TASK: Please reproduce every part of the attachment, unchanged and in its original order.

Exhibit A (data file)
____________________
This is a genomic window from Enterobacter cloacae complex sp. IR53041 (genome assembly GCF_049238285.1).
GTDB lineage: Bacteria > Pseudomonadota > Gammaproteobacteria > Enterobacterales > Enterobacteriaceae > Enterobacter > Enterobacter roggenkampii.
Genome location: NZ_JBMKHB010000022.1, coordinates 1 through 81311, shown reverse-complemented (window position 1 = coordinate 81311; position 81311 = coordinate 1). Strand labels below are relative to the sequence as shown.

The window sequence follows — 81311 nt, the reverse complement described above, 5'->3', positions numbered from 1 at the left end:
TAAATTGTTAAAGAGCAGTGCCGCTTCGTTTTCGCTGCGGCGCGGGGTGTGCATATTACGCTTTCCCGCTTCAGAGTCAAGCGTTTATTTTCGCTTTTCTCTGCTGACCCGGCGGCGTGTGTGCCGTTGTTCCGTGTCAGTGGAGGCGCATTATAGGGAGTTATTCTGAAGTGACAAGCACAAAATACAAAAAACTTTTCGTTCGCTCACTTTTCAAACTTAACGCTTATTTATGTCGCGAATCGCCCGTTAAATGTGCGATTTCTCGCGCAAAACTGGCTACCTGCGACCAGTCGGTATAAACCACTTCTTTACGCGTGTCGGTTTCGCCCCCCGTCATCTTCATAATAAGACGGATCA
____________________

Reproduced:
This is a genomic window from Enterobacter cloacae complex sp. IR53041 (genome assembly GCF_049238285.1).
GTDB lineage: Bacteria > Pseudomonadota > Gammaproteobacteria > Enterobacterales > Enterobacteriaceae > Enterobacter > Enterobacter roggenkampii.
Genome location: NZ_JBMKHB010000022.1, coordinates 1 through 81311, shown reverse-complemented (window position 1 = coordinate 81311; position 81311 = coordinate 1). Strand labels below are relative to the sequence as shown.

The window sequence follows — 81311 nt, the reverse complement described above, 5'->3', positions numbered from 1 at the left end:
TAAATTGTTAAAGAGCAGTGCCGCTTCGTTTTCGCTGCGGCGCGGGGTGTGCATATTACGCTTTCCCGCTTCAGAGTCAAGCGTTTATTTTCGCTTTTCTCTGCTGACCCGGCGGCGTGTGTGCCGTTGTTCCGTGTCAGTGGAGGCGCATTATAGGGAGTTATTCTGAAGTGACAAGCACAAAATACAAAAAACTTTTCGTTCGCTCACTTTTCAAACTTAACGCTTATTTATGTCGCGAATCGCCCGTTAAATGTGCGATTTCTCGCGCAAAACTGGCTACCTGCGACCAGTCGGTATAAACCACTTCTTTACGCGTGTCGGTTTCGCCCCCCGTCATCTTCATAATAAGACGGATCA